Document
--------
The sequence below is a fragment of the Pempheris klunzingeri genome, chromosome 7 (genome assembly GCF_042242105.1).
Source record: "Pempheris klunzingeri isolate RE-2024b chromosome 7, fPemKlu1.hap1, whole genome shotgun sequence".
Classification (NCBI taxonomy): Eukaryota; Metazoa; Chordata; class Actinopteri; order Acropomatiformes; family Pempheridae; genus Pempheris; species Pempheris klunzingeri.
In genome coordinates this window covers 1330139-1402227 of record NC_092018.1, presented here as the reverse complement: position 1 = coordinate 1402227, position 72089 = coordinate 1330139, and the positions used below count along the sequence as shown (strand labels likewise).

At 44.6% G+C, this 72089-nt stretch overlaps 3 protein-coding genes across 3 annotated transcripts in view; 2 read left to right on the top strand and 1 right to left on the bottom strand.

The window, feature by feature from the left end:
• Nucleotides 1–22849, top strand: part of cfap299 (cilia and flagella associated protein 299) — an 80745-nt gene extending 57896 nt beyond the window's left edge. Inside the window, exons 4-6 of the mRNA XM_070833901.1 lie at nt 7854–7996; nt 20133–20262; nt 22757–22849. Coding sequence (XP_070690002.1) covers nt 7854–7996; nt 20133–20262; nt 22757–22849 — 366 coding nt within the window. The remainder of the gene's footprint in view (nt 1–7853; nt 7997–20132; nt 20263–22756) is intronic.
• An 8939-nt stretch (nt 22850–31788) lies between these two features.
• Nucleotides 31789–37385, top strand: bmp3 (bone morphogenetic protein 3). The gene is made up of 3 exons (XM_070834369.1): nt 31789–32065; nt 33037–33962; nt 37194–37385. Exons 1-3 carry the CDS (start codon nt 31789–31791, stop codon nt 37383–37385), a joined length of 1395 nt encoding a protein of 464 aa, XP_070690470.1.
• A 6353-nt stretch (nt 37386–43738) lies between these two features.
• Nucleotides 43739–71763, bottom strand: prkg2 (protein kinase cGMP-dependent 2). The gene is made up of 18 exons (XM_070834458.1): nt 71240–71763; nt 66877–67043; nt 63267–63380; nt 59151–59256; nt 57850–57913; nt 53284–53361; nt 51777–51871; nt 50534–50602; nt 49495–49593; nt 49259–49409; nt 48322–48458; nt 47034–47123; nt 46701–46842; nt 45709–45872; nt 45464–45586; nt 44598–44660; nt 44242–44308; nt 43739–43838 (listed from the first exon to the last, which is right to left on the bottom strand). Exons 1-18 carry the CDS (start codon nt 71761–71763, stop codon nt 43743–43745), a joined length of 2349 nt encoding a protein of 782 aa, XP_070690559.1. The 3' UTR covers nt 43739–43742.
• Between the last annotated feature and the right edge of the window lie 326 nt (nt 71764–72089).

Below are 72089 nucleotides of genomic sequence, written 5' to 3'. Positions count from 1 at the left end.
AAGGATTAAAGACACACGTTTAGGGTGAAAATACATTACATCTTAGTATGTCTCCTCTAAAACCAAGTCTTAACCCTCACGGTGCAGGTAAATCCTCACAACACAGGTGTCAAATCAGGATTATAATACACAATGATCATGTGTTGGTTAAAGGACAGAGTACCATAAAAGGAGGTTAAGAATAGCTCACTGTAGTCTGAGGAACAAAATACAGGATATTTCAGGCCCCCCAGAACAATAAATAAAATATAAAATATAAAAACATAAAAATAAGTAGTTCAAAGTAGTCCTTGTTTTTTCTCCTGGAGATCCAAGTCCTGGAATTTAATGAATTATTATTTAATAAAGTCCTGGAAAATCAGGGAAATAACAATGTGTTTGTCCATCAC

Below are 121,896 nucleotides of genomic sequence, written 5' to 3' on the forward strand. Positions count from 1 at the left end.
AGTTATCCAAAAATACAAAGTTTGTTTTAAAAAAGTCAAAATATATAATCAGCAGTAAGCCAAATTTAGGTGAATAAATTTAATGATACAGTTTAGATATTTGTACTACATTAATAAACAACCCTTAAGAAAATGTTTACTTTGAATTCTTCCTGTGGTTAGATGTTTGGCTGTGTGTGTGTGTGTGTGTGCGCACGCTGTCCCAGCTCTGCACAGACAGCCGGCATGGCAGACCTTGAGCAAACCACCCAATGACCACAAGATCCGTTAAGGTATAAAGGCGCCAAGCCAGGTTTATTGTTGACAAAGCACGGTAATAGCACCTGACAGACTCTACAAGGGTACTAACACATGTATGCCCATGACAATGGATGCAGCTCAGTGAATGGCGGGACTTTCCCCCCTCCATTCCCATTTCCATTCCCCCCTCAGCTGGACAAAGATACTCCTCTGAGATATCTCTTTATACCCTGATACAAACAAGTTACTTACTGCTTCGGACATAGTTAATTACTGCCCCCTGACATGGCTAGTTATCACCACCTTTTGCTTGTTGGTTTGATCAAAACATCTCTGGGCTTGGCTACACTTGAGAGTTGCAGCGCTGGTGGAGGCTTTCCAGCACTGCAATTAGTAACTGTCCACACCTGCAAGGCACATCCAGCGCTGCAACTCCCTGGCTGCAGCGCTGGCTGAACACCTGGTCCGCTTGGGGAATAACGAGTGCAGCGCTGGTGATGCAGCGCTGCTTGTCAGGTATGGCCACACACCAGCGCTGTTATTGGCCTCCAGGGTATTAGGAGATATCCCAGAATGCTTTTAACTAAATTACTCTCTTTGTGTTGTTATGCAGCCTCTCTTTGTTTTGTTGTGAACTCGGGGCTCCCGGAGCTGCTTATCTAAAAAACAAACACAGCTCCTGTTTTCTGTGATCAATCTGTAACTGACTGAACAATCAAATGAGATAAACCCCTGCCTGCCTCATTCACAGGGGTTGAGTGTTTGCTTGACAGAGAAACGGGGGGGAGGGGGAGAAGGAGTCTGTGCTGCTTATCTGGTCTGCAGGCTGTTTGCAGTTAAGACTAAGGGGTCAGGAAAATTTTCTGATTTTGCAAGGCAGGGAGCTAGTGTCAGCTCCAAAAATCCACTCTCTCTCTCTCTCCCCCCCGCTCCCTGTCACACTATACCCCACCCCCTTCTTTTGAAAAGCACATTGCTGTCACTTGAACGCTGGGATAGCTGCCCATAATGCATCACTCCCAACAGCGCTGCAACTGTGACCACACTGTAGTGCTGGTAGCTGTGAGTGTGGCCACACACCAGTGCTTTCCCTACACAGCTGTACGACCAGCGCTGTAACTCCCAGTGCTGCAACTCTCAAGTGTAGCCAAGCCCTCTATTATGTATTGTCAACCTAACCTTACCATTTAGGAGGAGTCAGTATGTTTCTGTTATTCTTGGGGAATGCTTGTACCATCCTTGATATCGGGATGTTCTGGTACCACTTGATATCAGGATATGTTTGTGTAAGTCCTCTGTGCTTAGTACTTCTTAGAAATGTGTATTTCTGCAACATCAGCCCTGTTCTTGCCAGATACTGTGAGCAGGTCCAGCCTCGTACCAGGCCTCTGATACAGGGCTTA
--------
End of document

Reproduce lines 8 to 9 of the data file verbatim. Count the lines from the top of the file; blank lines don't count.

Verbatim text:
• An 8939-nt stretch (nt 22850–31788) lies between these two features.
• Nucleotides 31789–37385, top strand: bmp3 (bone morphogenetic protein 3). The gene is made up of 3 exons (XM_070834369.1): nt 31789–32065; nt 33037–33962; nt 37194–37385. Exons 1-3 carry the CDS (start codon nt 31789–31791, stop codon nt 37383–37385), a joined length of 1395 nt encoding a protein of 464 aa, XP_070690470.1.